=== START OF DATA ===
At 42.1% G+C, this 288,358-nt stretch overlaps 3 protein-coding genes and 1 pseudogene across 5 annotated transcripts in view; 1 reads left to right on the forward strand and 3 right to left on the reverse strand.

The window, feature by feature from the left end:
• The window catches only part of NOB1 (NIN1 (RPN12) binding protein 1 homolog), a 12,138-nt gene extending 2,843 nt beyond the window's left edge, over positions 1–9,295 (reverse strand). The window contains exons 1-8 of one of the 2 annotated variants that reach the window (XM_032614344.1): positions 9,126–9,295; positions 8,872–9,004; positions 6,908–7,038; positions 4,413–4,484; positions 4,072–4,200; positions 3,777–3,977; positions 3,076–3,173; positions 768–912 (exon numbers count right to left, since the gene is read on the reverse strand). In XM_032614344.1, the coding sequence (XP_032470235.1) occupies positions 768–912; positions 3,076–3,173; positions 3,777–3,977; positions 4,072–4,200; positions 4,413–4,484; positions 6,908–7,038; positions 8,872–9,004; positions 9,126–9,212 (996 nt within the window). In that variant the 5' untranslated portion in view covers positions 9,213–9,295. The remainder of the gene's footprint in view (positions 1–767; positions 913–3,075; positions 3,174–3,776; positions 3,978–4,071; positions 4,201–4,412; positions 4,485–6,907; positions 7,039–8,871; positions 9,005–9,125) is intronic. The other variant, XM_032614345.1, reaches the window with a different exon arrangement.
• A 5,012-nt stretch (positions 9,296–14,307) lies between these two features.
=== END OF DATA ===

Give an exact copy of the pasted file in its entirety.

At 42.1% G+C, this 288,358-nt stretch overlaps 3 protein-coding genes and 1 pseudogene across 5 annotated transcripts in view; 1 reads left to right on the forward strand and 3 right to left on the reverse strand.

The window, feature by feature from the left end:
• The window catches only part of NOB1 (NIN1 (RPN12) binding protein 1 homolog), a 12,138-nt gene extending 2,843 nt beyond the window's left edge, over positions 1–9,295 (reverse strand). The window contains exons 1-8 of one of the 2 annotated variants that reach the window (XM_032614344.1): positions 9,126–9,295; positions 8,872–9,004; positions 6,908–7,038; positions 4,413–4,484; positions 4,072–4,200; positions 3,777–3,977; positions 3,076–3,173; positions 768–912 (exon numbers count right to left, since the gene is read on the reverse strand). In XM_032614344.1, the coding sequence (XP_032470235.1) occupies positions 768–912; positions 3,076–3,173; positions 3,777–3,977; positions 4,072–4,200; positions 4,413–4,484; positions 6,908–7,038; positions 8,872–9,004; positions 9,126–9,212 (996 nt within the window). In that variant the 5' untranslated portion in view covers positions 9,213–9,295. The remainder of the gene's footprint in view (positions 1–767; positions 913–3,075; positions 3,174–3,776; positions 3,978–4,071; positions 4,201–4,412; positions 4,485–6,907; positions 7,039–8,871; positions 9,005–9,125) is intronic. The other variant, XM_032614345.1, reaches the window with a different exon arrangement.
• A 5,012-nt stretch (positions 9,296–14,307) lies between these two features.